Brant Broughton again

Brant Broughton, Lincolnshire

It wasn’t just the chancel at St Helen’s Brant Broughton that received the Bodley and Garner treatment, the late medieval nave was also restored. The roofs of the nave and aisles were lavishly recoloured. Bodley based the colouring of the nave roof on fragments of the original polychromy. The nave is lit by a series of gilded wrought iron candelabra, designed by Canon F H Sutton and made by Thomas Coldron the local blacksmith.

Brant Broughton, Lincolnshire

In 1889 the fairly ordinary fifteenth century font, was given a towering cover designed by Thomas Garner. The cover is of plain oak on the outside, but opening the doors, you are met with a wonderful surprise, a glorious polychromed interior. The base of the paint work is the standard Bodley and Garner muted greens and reds, set off with stencilled and gilded devices and blackletter texts.

Brant Broughton, Lincolnshire

At the back of the cover are three figures. The child martyr St Agnes, St Michael the Archangel and St Nicholas of Myra. The blue highlights on these figures and the pink tone of the lining of St Michael’s robe provide a visual relief from the sea of green and red that surrounds them.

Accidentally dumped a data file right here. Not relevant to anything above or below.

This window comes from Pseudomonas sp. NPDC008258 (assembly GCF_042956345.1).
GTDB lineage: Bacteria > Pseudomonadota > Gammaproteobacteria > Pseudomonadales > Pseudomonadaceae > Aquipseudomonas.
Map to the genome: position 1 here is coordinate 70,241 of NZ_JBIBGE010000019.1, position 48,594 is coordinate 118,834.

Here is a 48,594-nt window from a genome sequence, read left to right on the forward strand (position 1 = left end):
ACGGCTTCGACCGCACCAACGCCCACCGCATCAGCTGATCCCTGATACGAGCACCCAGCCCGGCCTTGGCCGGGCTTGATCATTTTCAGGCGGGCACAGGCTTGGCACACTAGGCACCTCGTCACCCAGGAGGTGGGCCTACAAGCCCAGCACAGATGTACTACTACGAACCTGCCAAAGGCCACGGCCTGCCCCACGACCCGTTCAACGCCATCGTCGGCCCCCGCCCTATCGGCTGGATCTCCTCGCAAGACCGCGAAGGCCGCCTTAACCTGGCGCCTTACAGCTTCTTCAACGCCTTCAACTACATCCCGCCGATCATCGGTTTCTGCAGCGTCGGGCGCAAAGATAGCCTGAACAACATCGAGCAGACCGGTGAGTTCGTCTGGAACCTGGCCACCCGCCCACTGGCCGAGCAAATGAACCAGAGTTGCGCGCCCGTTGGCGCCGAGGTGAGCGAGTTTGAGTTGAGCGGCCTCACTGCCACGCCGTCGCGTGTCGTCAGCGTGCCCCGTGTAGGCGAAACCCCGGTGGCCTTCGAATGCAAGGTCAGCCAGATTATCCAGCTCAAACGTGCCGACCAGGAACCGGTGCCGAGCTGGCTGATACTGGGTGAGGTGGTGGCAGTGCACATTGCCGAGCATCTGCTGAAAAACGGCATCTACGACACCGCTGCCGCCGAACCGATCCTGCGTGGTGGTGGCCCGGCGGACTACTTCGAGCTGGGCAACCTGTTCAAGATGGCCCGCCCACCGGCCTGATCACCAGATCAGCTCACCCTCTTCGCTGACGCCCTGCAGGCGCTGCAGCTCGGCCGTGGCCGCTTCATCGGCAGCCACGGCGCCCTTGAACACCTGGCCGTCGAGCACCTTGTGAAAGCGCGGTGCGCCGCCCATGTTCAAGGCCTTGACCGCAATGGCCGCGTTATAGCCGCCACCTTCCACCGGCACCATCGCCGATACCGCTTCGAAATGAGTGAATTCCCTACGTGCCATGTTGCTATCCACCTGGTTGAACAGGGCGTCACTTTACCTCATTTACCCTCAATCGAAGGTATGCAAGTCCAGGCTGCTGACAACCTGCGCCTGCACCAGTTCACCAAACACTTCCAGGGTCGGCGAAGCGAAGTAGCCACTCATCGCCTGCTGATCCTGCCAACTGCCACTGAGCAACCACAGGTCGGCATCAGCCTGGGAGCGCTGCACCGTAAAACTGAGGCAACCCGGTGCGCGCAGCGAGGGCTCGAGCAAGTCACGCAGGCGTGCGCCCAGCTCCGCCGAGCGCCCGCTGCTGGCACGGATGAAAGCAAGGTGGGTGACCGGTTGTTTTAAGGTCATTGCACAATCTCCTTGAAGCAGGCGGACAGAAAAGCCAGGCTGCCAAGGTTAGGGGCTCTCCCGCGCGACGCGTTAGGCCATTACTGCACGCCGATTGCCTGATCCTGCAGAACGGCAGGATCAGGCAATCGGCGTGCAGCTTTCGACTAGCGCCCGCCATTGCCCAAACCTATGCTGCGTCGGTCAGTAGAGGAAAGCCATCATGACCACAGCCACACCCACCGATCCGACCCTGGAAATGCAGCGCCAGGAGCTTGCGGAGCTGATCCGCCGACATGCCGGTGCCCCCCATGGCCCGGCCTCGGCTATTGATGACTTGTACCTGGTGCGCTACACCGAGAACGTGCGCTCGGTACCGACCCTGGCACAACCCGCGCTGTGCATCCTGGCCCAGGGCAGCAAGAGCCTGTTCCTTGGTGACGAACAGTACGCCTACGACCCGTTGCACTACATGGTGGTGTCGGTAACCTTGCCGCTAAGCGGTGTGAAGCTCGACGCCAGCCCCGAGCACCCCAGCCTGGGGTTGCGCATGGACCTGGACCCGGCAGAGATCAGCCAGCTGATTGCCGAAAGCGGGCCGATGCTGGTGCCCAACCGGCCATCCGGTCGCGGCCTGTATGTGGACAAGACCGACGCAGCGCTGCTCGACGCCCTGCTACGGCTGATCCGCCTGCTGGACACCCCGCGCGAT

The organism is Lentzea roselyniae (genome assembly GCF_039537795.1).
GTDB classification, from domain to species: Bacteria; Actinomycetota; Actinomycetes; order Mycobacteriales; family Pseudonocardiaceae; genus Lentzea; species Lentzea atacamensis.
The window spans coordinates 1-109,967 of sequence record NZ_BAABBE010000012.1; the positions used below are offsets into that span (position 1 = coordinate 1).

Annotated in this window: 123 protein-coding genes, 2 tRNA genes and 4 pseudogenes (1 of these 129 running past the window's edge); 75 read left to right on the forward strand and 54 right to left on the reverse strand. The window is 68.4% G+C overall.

6 thoughts on “Brant Broughton again

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  1. Bit of a crowd inside that font cover. St Agnes, maybe? Tho' it would be interesting to see how B & G handled St Agatha's attributes.


  2. The font cover is a happy surprise. Did they actually have these in the Middle Ages, or is this a 19th century idea of how it should have been?


  3. St Agnes indeed, and less haste and more speed – and then I might write what I intend to write. I think St Agatha and her attributes would be very surprising inside a font cover!Billy, yes towering font covers like this did exist in the Middle Ages, but generally they were counter-weighted so the whole structure lifted.


  4. Rather than “cast iron” I think the chandeliers are wrought iron with gilded details. Wonderful photo of the nave ceiling, Alan!


  5. Thanks Davis. Some days I really shouldn’t bother putting fingers to keyboard, first of all writing St Agatha instead of St Agnes and now cast instead of wrought iron! Oh dear. A glorious church it is and at some point I will dig up a photo of one of the chandeliers, which really are very special. Coldron was the local smith and I don’t know of any other examples of his work, which is a pity as he was evidently a master.


  6. Three years late on this one! Coldron made several fine chandeliers for Plumtree Church, Notts, another Bodley project


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